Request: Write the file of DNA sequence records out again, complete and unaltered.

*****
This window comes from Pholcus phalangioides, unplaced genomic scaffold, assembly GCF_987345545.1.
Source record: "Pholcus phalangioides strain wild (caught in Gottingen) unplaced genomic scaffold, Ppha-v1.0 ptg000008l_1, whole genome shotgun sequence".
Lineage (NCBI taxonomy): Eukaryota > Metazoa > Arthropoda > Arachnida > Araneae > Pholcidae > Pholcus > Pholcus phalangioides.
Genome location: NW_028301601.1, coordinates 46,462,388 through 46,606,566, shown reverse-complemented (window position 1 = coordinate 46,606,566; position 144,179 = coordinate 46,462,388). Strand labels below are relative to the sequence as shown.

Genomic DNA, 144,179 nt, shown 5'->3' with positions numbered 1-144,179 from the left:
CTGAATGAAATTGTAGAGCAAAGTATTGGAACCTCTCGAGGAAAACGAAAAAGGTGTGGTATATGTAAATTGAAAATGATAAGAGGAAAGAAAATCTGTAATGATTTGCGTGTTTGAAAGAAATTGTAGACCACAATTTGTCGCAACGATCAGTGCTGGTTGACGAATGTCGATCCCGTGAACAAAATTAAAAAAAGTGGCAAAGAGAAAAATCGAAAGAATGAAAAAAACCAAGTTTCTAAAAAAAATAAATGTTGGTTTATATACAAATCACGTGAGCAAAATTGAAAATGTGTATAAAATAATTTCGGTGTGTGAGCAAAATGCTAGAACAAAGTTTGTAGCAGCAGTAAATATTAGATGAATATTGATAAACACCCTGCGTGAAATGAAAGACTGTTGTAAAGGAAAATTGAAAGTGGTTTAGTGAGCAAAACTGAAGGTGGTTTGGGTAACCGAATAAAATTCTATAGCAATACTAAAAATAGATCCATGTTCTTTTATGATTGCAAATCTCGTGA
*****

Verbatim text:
This window comes from Pholcus phalangioides, unplaced genomic scaffold, assembly GCF_987345545.1.
Source record: "Pholcus phalangioides strain wild (caught in Gottingen) unplaced genomic scaffold, Ppha-v1.0 ptg000008l_1, whole genome shotgun sequence".
Lineage (NCBI taxonomy): Eukaryota > Metazoa > Arthropoda > Arachnida > Araneae > Pholcidae > Pholcus > Pholcus phalangioides.
Genome location: NW_028301601.1, coordinates 46,462,388 through 46,606,566, shown reverse-complemented (window position 1 = coordinate 46,606,566; position 144,179 = coordinate 46,462,388). Strand labels below are relative to the sequence as shown.

Genomic DNA, 144,179 nt, shown 5'->3' with positions numbered 1-144,179 from the left:
CTGAATGAAATTGTAGAGCAAAGTATTGGAACCTCTCGAGGAAAACGAAAAAGGTGTGGTATATGTAAATTGAAAATGATAAGAGGAAAGAAAATCTGTAATGATTTGCGTGTTTGAAAGAAATTGTAGACCACAATTTGTCGCAACGATCAGTGCTGGTTGACGAATGTCGATCCCGTGAACAAAATTAAAAAAAGTGGCAAAGAGAAAAATCGAAAGAATGAAAAAAACCAAGTTTCTAAAAAAAATAAATGTTGGTTTATATACAAATCACGTGAGCAAAATTGAAAATGTGTATAAAATAATTTCGGTGTGTGAGCAAAATGCTAGAACAAAGTTTGTAGCAGCAGTAAATATTAGATGAATATTGATAAACACCCTGCGTGAAATGAAAGACTGTTGTAAAGGAAAATTGAAAGTGGTTTAGTGAGCAAAACTGAAGGTGGTTTGGGTAACCGAATAAAATTCTATAGCAATACTAAAAATAGATCCATGTTCTTTTATGATTGCAAATCTCGTGA